In his column, "Shufflers versus list makers", in last Saturday's Globe and Mail, Carl Wilson made a few interesting observations on the eve of CBC Radio's countdown of the fifty essential, Canadian songs.
Of the programming itself, Wilson writes, "This is what the CBC does instead of exiling hot young things to tropical islands to commit adultery. Eschewing cruel contests of marriageability, parenting, business acumen, worm-eating or modelling, politely anal Canada makes reality shows about lists, about canons of cultural significance--in other words, about Canadian identity."
Wilson is so right about this. Long has the Canadian impulse towards self-definition and taxonomy been observed. True, it has often been easier to engage in a sort of negative taxonomy--"this is not Canadian" or "Canadians are not such-and-such"--but this is nonetheless an act of list-making.
While list-making may or may not be a particularly Canadian occupation, it is a way of making sense of our country and ourselves. As Wilson notes, "Lists can be a way of coding an aesthetic manifesto in a culture hostile to both manifestoes and aesthetics. They're a thought-provoking device and raw material for analysis. [...] More darkly, they [lists] risk implying that one song or book can be measured objectively against another--and that accumulating and quantifying information constitutes a genuine engagement with art."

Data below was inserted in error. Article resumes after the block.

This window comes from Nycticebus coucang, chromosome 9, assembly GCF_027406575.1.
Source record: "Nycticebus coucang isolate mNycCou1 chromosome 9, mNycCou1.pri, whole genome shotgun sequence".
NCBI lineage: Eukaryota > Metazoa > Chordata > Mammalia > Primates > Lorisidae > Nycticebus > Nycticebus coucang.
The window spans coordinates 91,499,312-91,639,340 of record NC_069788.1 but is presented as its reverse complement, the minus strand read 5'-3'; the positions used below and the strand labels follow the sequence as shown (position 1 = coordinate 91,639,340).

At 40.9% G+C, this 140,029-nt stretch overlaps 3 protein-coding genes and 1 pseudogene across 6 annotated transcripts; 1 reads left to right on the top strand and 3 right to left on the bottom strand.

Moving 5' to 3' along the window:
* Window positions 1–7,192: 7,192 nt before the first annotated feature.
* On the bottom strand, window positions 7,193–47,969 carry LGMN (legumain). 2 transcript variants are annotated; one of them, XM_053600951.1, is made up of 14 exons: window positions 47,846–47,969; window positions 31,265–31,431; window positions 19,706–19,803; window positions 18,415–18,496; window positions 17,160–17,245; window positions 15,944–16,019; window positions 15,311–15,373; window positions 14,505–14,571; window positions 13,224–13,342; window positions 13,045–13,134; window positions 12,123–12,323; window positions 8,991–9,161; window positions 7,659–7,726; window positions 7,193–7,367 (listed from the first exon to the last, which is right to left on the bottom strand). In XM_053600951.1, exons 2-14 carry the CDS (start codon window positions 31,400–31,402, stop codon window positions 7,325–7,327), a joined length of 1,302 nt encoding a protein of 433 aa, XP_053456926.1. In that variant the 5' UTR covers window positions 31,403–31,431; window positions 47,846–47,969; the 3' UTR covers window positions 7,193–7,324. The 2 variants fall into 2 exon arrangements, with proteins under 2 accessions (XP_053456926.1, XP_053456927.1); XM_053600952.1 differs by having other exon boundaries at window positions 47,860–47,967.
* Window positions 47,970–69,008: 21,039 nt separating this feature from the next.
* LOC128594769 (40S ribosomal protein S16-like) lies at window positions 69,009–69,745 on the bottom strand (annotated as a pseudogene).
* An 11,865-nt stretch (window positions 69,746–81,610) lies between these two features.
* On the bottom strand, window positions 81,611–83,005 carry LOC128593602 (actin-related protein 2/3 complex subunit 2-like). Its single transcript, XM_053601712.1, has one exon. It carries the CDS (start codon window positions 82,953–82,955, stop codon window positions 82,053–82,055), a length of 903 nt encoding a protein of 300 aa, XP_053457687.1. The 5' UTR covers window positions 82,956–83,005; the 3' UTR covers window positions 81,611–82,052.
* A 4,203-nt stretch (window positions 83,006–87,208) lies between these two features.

And as sinister as this sounds, lists become even more complicated when they subject human beings--and not human achievement--to their value-judgments. While it may be possible to rate perversely who the Greatest Canadian is--based, of course, on his or her contribution to Canadian society/culture and, naturally, identity--it is not possible or even worthy to enumerate "Canadian" qualities.
Qualifying and quantifying people can lead as much to their exclusion as to their inclusion in Canadian society. "Canadian" is a citizenship, not a race or ethnicity.
Taxonomy trades in absolutes and therein lies its problem. Once you define what something is, you can control what it is not. There is no room for any grey areas.
This is why I am becoming increasingly uncomfortable with Canada's navel-gazing. I can appreciate the desire to know and understand oneself. In fact, I try to realize that desire on a personal level. I'm no longer sure how we can try to do this on a public scale, though.